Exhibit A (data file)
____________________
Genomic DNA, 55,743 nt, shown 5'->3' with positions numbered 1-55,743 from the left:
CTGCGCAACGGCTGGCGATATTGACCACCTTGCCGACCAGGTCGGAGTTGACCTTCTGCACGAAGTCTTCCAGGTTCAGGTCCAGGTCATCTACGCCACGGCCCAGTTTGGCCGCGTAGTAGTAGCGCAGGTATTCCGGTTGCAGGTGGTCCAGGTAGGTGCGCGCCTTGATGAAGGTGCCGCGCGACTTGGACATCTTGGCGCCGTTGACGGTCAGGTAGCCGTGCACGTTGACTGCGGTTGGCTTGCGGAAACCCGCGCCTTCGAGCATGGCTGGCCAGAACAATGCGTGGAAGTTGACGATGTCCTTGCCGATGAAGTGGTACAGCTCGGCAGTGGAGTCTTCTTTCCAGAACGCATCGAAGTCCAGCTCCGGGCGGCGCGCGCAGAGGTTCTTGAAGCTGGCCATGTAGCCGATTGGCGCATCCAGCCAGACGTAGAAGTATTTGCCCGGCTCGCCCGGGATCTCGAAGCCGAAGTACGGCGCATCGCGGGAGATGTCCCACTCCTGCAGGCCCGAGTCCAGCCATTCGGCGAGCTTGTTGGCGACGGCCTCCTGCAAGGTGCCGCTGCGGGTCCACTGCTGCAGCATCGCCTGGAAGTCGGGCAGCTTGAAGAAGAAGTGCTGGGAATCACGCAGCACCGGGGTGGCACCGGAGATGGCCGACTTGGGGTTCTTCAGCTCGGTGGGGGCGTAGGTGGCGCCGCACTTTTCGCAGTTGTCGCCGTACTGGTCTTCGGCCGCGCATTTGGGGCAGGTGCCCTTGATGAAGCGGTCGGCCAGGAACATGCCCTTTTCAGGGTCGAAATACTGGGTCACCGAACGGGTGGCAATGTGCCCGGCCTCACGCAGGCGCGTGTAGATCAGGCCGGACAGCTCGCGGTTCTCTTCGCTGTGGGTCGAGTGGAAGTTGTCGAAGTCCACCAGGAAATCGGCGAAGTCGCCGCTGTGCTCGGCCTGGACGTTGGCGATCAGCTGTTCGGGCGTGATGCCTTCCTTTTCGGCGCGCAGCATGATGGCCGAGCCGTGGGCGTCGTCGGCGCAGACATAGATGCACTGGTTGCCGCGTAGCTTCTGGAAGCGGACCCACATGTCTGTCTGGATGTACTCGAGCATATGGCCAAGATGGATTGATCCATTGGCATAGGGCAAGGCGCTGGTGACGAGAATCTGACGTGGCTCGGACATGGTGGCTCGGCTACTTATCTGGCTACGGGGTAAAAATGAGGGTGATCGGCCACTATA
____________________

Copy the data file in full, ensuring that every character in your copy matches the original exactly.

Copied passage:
Genomic DNA, 55,743 nt, shown 5'->3' with positions numbered 1-55,743 from the left:
CTGCGCAACGGCTGGCGATATTGACCACCTTGCCGACCAGGTCGGAGTTGACCTTCTGCACGAAGTCTTCCAGGTTCAGGTCCAGGTCATCTACGCCACGGCCCAGTTTGGCCGCGTAGTAGTAGCGCAGGTATTCCGGTTGCAGGTGGTCCAGGTAGGTGCGCGCCTTGATGAAGGTGCCGCGCGACTTGGACATCTTGGCGCCGTTGACGGTCAGGTAGCCGTGCACGTTGACTGCGGTTGGCTTGCGGAAACCCGCGCCTTCGAGCATGGCTGGCCAGAACAATGCGTGGAAGTTGACGATGTCCTTGCCGATGAAGTGGTACAGCTCGGCAGTGGAGTCTTCTTTCCAGAACGCATCGAAGTCCAGCTCCGGGCGGCGCGCGCAGAGGTTCTTGAAGCTGGCCATGTAGCCGATTGGCGCATCCAGCCAGACGTAGAAGTATTTGCCCGGCTCGCCCGGGATCTCGAAGCCGAAGTACGGCGCATCGCGGGAGATGTCCCACTCCTGCAGGCCCGAGTCCAGCCATTCGGCGAGCTTGTTGGCGACGGCCTCCTGCAAGGTGCCGCTGCGGGTCCACTGCTGCAGCATCGCCTGGAAGTCGGGCAGCTTGAAGAAGAAGTGCTGGGAATCACGCAGCACCGGGGTGGCACCGGAGATGGCCGACTTGGGGTTCTTCAGCTCGGTGGGGGCGTAGGTGGCGCCGCACTTTTCGCAGTTGTCGCCGTACTGGTCTTCGGCCGCGCATTTGGGGCAGGTGCCCTTGATGAAGCGGTCGGCCAGGAACATGCCCTTTTCAGGGTCGAAATACTGGGTCACCGAACGGGTGGCAATGTGCCCGGCCTCACGCAGGCGCGTGTAGATCAGGCCGGACAGCTCGCGGTTCTCTTCGCTGTGGGTCGAGTGGAAGTTGTCGAAGTCCACCAGGAAATCGGCGAAGTCGCCGCTGTGCTCGGCCTGGACGTTGGCGATCAGCTGTTCGGGCGTGATGCCTTCCTTTTCGGCGCGCAGCATGATGGCCGAGCCGTGGGCGTCGTCGGCGCAGACATAGATGCACTGGTTGCCGCGTAGCTTCTGGAAGCGGACCCACATGTCTGTCTGGATGTACTCGAGCATATGGCCAAGATGGATTGATCCATTGGCATAGGGCAAGGCGCTGGTGACGAGAATCTGACGTGGCTCGGACATGGTGGCTCGGCTACTTATCTGGCTACGGGGTAAAAATGAGGGTGATCGGCCACTATA